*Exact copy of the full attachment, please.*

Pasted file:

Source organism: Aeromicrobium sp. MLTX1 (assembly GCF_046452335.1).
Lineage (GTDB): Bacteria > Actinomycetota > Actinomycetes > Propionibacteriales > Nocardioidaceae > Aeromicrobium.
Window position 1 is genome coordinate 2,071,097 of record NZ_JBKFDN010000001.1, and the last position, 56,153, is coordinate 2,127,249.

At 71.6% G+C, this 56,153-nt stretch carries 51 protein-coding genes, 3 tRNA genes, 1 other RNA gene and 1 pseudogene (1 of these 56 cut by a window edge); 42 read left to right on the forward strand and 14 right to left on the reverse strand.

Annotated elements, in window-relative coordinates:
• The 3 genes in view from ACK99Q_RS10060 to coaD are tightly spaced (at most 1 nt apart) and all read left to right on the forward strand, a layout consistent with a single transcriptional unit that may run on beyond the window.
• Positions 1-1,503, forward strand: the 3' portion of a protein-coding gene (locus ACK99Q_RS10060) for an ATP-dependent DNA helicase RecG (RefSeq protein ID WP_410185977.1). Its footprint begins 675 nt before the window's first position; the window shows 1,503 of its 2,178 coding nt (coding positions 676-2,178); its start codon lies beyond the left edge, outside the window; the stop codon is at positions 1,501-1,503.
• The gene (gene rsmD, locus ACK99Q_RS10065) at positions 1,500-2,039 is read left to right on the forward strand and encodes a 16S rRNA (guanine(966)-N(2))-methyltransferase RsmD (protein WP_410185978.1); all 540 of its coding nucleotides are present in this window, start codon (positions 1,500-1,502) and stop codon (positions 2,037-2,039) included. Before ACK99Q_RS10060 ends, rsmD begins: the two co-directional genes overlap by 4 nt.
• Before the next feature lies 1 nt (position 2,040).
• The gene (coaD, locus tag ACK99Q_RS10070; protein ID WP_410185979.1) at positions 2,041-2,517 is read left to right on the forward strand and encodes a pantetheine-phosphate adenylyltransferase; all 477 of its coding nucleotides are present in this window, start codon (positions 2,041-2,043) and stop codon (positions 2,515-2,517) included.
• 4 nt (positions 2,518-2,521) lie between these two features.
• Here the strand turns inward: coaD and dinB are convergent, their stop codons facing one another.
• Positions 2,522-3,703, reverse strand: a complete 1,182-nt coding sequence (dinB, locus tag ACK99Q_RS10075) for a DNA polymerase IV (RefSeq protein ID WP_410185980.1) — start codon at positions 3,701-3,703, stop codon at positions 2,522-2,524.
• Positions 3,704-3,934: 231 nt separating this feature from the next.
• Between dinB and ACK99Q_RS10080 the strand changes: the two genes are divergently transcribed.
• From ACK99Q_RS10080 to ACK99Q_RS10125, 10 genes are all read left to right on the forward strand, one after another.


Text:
Source organism: Aeromicrobium sp. MLTX1 (assembly GCF_046452335.1).
Lineage (GTDB): Bacteria > Actinomycetota > Actinomycetes > Propionibacteriales > Nocardioidaceae > Aeromicrobium.
Window position 1 is genome coordinate 2,071,097 of record NZ_JBKFDN010000001.1, and the last position, 56,153, is coordinate 2,127,249.

At 71.6% G+C, this 56,153-nt stretch carries 51 protein-coding genes, 3 tRNA genes, 1 other RNA gene and 1 pseudogene (1 of these 56 cut by a window edge); 42 read left to right on the forward strand and 14 right to left on the reverse strand.

Annotated elements, in window-relative coordinates:
• The 3 genes in view from ACK99Q_RS10060 to coaD are tightly spaced (at most 1 nt apart) and all read left to right on the forward strand, a layout consistent with a single transcriptional unit that may run on beyond the window.
• Positions 1-1,503, forward strand: the 3' portion of a protein-coding gene (locus ACK99Q_RS10060) for an ATP-dependent DNA helicase RecG (RefSeq protein ID WP_410185977.1). Its footprint begins 675 nt before the window's first position; the window shows 1,503 of its 2,178 coding nt (coding positions 676-2,178); its start codon lies beyond the left edge, outside the window; the stop codon is at positions 1,501-1,503.
• The gene (gene rsmD, locus ACK99Q_RS10065) at positions 1,500-2,039 is read left to right on the forward strand and encodes a 16S rRNA (guanine(966)-N(2))-methyltransferase RsmD (protein WP_410185978.1); all 540 of its coding nucleotides are present in this window, start codon (positions 1,500-1,502) and stop codon (positions 2,037-2,039) included. Before ACK99Q_RS10060 ends, rsmD begins: the two co-directional genes overlap by 4 nt.
• Before the next feature lies 1 nt (position 2,040).
• The gene (coaD, locus tag ACK99Q_RS10070; protein ID WP_410185979.1) at positions 2,041-2,517 is read left to right on the forward strand and encodes a pantetheine-phosphate adenylyltransferase; all 477 of its coding nucleotides are present in this window, start codon (positions 2,041-2,043) and stop codon (positions 2,515-2,517) included.
• 4 nt (positions 2,518-2,521) lie between these two features.
• Here the strand turns inward: coaD and dinB are convergent, their stop codons facing one another.
• Positions 2,522-3,703, reverse strand: a complete 1,182-nt coding sequence (dinB, locus tag ACK99Q_RS10075) for a DNA polymerase IV (RefSeq protein ID WP_410185980.1) — start codon at positions 3,701-3,703, stop codon at positions 2,522-2,524.
• Positions 3,704-3,934: 231 nt separating this feature from the next.
• Between dinB and ACK99Q_RS10080 the strand changes: the two genes are divergently transcribed.
• From ACK99Q_RS10080 to ACK99Q_RS10125, 10 genes are all read left to right on the forward strand, one after another.